Kaye Askins with her dog Chicken at Best Little Wine & Books (Courtesy of Best Little Wine & Books)
We hope we don’t ruin Lockhart, but it has to be said, the barbecue capital of Texas has the makings of a diner’s paradise, distinct from the smoked meats the town is famous for. Just south of Austin, the county seat of Caldwell has quietly established itself as a haven for veterans of the hospitality industry looking to expand as Austin pushes beyond its own borders.
While it might have been ridiculous a few years ago to suggest that Lockhart would in any way have such close ties to Austin’s food and drink scene 30 miles away, he indeed has supplanted more populous suburbs like Pflugerville, Del Valle and Buda as a food and drink destination, regardless of their proximity. Lockhart, Luling and Taylor are all on what was once the Chisholm Trail, an old cattle highway, which could explain Central Texans’ propensity for brisket smoking and why some of the best smoked briskets in the world date back to one of these three cities. Historically, railroads, cotton and barbecue have made Lockhart what it is today. However, this latest wave of bars, restaurants and shops, along with a handful of niche businesses like Mill Scale Metal Works, will help define what Lockhart will be like tomorrow.
Pretty Cool in Pink: Best Small Wines and Books
Against a backdrop of blue skies and white clouds, the faded red brick of the historic Brock Building (more on that story in a moment) creates a familiar triptych of colors as I walk through the pink door of Best Little Wine & Books, which officially opened on April 15. Owner and wine guru Kaye Askins chooses a bottle for a first customer.
“It’s really just the little neighborhood bottle shop,” she tells me. “It’s 700 square feet, four tables, and a rotating selection of 150 wines from nearly every major region. The ambiance is all about comfort, relaxation, and accessibility.” Askins’ dog, Chicken, a local staple, climbs into my lap as I sip a glass of rosé and chat with Professor Sharon Evans, the woman Askins just turned on for a Cabernet Sauvignon from the Columbia Valley .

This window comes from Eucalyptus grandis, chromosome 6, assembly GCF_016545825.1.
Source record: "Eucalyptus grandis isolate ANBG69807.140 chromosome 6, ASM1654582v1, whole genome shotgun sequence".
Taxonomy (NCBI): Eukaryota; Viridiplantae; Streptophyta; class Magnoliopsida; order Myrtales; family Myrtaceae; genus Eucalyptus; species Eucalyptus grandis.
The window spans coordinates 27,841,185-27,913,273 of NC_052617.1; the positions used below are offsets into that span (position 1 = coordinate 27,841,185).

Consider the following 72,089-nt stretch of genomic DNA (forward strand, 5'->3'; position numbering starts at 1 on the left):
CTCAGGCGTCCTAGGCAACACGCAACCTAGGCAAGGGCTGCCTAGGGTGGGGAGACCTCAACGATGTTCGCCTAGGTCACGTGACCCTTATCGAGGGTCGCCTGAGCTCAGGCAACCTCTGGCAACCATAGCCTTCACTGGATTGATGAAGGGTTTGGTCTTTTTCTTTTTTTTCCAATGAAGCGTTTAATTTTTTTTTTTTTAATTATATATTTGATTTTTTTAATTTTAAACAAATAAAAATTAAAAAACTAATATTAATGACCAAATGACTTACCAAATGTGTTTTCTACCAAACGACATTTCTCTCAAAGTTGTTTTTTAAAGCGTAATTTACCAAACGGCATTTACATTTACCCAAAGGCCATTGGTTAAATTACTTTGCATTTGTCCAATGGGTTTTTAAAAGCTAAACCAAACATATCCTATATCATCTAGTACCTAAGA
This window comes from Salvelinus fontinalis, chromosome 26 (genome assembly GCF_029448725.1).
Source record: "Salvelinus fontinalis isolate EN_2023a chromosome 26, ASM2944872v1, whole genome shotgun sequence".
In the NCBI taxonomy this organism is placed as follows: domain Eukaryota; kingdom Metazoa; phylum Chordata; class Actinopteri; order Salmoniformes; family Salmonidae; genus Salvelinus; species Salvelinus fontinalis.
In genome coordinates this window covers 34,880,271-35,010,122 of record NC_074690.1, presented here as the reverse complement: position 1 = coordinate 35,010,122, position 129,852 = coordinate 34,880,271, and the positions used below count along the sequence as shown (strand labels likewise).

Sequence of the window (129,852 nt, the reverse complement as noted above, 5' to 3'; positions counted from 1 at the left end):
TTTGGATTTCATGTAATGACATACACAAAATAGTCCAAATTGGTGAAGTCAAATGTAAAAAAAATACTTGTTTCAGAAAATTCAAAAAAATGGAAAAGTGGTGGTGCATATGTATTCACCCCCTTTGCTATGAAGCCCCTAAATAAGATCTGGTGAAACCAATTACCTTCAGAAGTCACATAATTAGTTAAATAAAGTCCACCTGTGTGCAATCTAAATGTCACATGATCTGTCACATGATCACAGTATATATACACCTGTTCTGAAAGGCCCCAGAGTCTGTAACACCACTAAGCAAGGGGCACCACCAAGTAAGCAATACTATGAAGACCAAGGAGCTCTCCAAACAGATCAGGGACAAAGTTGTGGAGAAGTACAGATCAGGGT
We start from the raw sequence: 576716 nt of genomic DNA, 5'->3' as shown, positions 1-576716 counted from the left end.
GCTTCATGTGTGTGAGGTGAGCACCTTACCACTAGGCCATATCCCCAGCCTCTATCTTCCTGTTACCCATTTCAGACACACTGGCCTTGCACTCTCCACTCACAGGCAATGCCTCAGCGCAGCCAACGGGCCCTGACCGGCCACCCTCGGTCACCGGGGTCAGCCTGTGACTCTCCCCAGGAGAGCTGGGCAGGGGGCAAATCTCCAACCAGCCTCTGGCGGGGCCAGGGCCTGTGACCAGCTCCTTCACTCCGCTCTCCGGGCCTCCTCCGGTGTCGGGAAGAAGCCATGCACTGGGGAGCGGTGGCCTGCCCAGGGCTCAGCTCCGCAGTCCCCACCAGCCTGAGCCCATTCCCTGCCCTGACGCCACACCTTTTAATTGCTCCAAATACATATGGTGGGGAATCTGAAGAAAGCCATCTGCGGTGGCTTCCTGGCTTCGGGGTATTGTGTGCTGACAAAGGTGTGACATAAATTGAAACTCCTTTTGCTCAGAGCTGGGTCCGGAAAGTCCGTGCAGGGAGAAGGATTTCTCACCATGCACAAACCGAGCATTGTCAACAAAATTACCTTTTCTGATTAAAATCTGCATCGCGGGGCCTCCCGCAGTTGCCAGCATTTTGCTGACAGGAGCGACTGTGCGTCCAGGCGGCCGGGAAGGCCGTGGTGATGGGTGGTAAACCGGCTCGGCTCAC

Books fill a corner of the windows – mostly titles by female authors on wine and food. This complements Askins’ wine selection, which is sourced primarily from winemakers who are women, minorities, and/or practice low intervention.
Comfort, relaxation and accessibility embody what is happening at Lockhart as a whole. Askins, a pi. Worth, a Lockhart native, was commuting almost weekly when several locals asked her if she planned to open a wine bar in town. It inspired a light bulb moment. “Lockhart has such a foundation for authentic Southern hospitality and open arms for women business owners. You can’t kick a rock without it being in front of a bar, shop or restaurant owned by a wife,” Askins says. “I needed this community that believed in me enough to get started.
“My goal with Best Little is to take that torch and pass it on to the Lockhart community in a light, bright and joyful space.”
Love Letters from an Old Friend: Old Pal Bar
Only 1 year old, Old Pal Bar looks like it could have stood on the corner of West Market and South Main streets for decades. “It’s kind of like my love letter to old Austin, like before,” says owner Travis Tober. “Lockhart now kind of reminds me of East Austin, old Austin, that I fell in love with.” Tober is best known for the nationally acclaimed Nickel City bar in Eastside Austin; with his bar experience, foresight and restlessness, it would make sense for him to be part of Lockhart’s new vanguard.
Old Pal offers fried chicken, jojos (seasoned, breaded, deep-fried potato wedges), agave and whiskey spirits, and ice-cold beer. There is live music on Thursday, Friday and Saturday evenings. Shuffleboard and darts are free on Tuesdays. This is indeed a quintessential old school Texas bar, new school Texas cooler.
Tober, who is also co-owner of Best Little Wine & Books, has no illusions that the city will soon be drastically changed: “With Tesla opening 20 minutes from here, I think the damage is done. , so let’s get the cool people out here while we can.” Maybe in a decade or so he’ll open a love letter to Lockhart in Fentress, a quaint riverside town a few miles south that hasn’t yet felt the effect of monolithic changes. from Austin.
Courtesy of Commerce Café
Crowdsourced Edibles: Commerce Cafe
Sarah Heard, co-owner/chef of Commerce Cafe with partner Nathan Lemley, grew up in Lockhart. “Quiet,” is how she kindly put it, describing the town decades ago, when insurance offices and antique shops populated the square.